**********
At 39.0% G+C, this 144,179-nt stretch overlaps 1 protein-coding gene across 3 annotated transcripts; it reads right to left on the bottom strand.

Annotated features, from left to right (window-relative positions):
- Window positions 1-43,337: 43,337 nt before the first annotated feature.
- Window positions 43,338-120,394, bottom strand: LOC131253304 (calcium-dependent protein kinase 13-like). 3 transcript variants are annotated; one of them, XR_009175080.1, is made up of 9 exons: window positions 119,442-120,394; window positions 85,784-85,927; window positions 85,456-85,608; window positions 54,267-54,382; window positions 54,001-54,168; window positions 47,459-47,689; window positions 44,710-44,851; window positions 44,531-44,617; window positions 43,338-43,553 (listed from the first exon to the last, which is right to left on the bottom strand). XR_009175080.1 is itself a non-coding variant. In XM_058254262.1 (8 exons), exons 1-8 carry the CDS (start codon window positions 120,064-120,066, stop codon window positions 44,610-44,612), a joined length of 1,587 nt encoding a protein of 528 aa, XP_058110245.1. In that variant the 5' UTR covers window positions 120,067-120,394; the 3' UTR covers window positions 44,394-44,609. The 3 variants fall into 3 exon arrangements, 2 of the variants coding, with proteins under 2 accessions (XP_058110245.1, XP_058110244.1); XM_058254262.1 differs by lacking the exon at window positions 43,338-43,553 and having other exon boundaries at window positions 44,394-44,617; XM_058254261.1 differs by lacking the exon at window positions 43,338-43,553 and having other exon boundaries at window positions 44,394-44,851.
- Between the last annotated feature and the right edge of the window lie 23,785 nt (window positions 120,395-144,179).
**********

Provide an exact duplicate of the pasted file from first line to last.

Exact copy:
At 39.0% G+C, this 144,179-nt stretch overlaps 1 protein-coding gene across 3 annotated transcripts; it reads right to left on the bottom strand.

Annotated features, from left to right (window-relative positions):
- Window positions 1-43,337: 43,337 nt before the first annotated feature.
- Window positions 43,338-120,394, bottom strand: LOC131253304 (calcium-dependent protein kinase 13-like). 3 transcript variants are annotated; one of them, XR_009175080.1, is made up of 9 exons: window positions 119,442-120,394; window positions 85,784-85,927; window positions 85,456-85,608; window positions 54,267-54,382; window positions 54,001-54,168; window positions 47,459-47,689; window positions 44,710-44,851; window positions 44,531-44,617; window positions 43,338-43,553 (listed from the first exon to the last, which is right to left on the bottom strand). XR_009175080.1 is itself a non-coding variant. In XM_058254262.1 (8 exons), exons 1-8 carry the CDS (start codon window positions 120,064-120,066, stop codon window positions 44,610-44,612), a joined length of 1,587 nt encoding a protein of 528 aa, XP_058110245.1. In that variant the 5' UTR covers window positions 120,067-120,394; the 3' UTR covers window positions 44,394-44,609. The 3 variants fall into 3 exon arrangements, 2 of the variants coding, with proteins under 2 accessions (XP_058110245.1, XP_058110244.1); XM_058254262.1 differs by lacking the exon at window positions 43,338-43,553 and having other exon boundaries at window positions 44,394-44,617; XM_058254261.1 differs by lacking the exon at window positions 43,338-43,553 and having other exon boundaries at window positions 44,394-44,851.
- Between the last annotated feature and the right edge of the window lie 23,785 nt (window positions 120,395-144,179).